Dandelion root

While this rampant weed may be an annoyance in the garden, it’s a huge help in the kitchen and medicine cabinet. Dandelion root is a natural diuretic and can help speed the elimination of toxins from the body. It also increases bile production and can stimulate a sluggish liver. I am a huge fan of dandelion tea and try to drink a cup every day.

Other beneficial herbs:

Burdock root stimulates bile flow, helps a weakened or sluggish liver and can restore damaged cells. Gentian also supports liver function and stimulates the production of bile.

Bitters, found in citrus peel and bitter greens, strengthen the functions of digestive organs. Bitter tastes prompt bile production and healthy bile flow helps rid the liver of waste products.

Fresh beet on wooden background


This high-antioxidant vegetable provides important nutrients for liver health and proper detoxification. A study on beet consumption and liver protection showed that consuming beets increased the enzymatic antioxidants (glutathione peroxidase and superoxide dismutase), two anti-inflammatory compounds important to liver health and detox function.[9]

Beets are a good source of betaine, a molecule that encourages liver cells to eliminate toxins and protects both liver cells and bile ducts.[10] It also plays an important role in methylation. Studies show betaine is very effective at lowering homocysteine levels (high levels of homocysteine can lead to inflammation and atherosclerosis).[11, 12] Betaine is also produced endogenously, in the liver, from dietary choline (found in eggs, liver, shrimp and poultry).

Two other powerful substances found in beets are betalains and pectin. Betalains are anti-oxidants that support liver detox.[13] They are also responsible for turning urine a reddish tint after eating beets. (It looks a little scary, but in the vast majority of cases, it’s harmless.) Pectin is a type of fiber that helps clear toxins from the body that have been removed from the liver. This helps prevent these toxins from being reabsorbed by the body. This is why it’s important to eat beets in their whole form, and not simply rely on beet juice. When you juice beets, you remove this beneficial fiber.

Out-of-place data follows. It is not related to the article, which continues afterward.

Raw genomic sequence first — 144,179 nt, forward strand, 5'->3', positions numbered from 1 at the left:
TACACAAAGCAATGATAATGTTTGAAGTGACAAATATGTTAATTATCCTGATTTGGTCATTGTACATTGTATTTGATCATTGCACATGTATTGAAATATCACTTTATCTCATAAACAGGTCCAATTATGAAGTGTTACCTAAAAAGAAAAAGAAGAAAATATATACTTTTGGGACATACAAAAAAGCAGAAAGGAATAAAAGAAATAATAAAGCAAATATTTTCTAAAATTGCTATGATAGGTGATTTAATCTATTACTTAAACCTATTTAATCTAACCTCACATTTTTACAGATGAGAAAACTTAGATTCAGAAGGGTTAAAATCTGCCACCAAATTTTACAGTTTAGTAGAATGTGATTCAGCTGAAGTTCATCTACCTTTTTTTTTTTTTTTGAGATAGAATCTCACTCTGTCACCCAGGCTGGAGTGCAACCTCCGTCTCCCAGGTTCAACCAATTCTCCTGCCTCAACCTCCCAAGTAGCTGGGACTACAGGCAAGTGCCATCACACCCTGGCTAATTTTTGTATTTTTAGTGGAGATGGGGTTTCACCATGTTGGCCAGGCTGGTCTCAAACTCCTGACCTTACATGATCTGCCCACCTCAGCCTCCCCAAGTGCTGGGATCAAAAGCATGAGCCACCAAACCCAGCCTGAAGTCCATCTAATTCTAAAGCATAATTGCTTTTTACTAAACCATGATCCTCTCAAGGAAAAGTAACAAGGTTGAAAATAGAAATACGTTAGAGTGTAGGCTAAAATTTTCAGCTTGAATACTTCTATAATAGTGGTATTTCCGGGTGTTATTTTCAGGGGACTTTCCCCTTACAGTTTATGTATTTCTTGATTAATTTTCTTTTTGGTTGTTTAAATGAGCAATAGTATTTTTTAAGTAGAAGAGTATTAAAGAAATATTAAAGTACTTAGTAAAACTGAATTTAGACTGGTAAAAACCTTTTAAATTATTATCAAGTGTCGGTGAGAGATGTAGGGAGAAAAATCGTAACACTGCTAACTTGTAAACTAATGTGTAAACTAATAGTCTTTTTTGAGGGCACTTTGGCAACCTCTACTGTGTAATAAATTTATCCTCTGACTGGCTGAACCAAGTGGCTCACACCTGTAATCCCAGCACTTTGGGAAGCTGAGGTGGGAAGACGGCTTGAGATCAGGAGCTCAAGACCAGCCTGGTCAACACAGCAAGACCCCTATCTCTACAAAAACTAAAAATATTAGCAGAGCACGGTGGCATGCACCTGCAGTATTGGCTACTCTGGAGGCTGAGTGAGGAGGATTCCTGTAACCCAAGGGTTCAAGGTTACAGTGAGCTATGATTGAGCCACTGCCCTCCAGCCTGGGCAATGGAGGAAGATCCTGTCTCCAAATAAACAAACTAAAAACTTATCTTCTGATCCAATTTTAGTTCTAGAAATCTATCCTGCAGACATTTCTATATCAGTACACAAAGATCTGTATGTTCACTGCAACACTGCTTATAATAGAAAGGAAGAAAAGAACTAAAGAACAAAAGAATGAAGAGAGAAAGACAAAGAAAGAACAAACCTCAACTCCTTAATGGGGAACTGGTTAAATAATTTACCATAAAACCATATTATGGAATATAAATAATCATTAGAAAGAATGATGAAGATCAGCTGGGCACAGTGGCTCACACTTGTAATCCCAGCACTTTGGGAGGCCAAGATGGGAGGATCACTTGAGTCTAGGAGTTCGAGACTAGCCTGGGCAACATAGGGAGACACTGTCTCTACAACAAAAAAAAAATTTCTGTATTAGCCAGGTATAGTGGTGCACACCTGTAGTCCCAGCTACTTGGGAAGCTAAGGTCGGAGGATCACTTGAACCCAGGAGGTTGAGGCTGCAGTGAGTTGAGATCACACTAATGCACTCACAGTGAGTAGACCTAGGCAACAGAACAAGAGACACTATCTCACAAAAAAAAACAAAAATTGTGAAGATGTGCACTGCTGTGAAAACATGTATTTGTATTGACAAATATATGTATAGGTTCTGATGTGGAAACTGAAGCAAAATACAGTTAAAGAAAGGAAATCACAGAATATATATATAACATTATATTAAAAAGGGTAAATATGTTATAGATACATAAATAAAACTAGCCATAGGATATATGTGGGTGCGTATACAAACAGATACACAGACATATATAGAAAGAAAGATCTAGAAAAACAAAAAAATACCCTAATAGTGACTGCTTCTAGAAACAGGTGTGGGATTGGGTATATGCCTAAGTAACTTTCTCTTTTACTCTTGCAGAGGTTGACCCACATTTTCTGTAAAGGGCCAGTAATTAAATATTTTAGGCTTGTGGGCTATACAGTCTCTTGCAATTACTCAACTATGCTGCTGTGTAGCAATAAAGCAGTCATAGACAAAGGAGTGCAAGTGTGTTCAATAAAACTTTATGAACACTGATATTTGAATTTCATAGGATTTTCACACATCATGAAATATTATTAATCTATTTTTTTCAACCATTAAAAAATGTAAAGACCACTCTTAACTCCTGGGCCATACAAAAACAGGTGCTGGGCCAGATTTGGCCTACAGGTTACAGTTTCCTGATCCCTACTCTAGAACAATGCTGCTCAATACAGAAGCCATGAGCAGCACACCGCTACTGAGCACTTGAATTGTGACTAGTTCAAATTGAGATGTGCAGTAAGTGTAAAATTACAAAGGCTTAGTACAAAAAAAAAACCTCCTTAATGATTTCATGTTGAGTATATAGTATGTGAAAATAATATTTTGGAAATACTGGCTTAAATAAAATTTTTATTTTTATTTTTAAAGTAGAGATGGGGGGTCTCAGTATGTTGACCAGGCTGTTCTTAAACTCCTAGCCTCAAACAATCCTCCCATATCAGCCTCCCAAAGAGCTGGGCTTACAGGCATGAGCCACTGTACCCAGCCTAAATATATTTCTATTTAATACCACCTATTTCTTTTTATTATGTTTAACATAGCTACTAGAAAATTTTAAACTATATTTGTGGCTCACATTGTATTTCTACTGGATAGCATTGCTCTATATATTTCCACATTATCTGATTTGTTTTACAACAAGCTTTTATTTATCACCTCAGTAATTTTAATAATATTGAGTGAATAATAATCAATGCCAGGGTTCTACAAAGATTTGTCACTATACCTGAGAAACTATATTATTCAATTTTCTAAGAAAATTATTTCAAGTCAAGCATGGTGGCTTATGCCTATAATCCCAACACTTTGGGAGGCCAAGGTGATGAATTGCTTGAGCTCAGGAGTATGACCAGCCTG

To Sum Things Up:

  • Your liver is responsible for hundreds of bodily functions, including detoxification.
  • There are two main phases of liver detoxification, Phase I and Phase II. Both phases need proper nutrient support.
  • Your body needs to methylate properly to have proper detoxification and to produce glutathione. B-vitamins are important nutrients for methylation, especially B6, B12 and folate.
  • Eat more of the following liver supportive foods for a happy, healthy liver:
    • Cruciferous vegetables: Cauliflower, broccoli, bok choy, kale, cabbage
    • Allium vegetables: Garlic, onions and leeks
    • Protein, especially animal proteins: Grass-fed beef, pasture-raised lamb, poultry and cold-water fish
    • Chlorella: Look for high-quality, broken-cell wall chlorella
    • Bitter herbs: Milk thistle, dandelion root, burdock, gentian and bitters
    • Beets. Lots of beets.

Anything you think should be added to this list? Let me know in the comments below!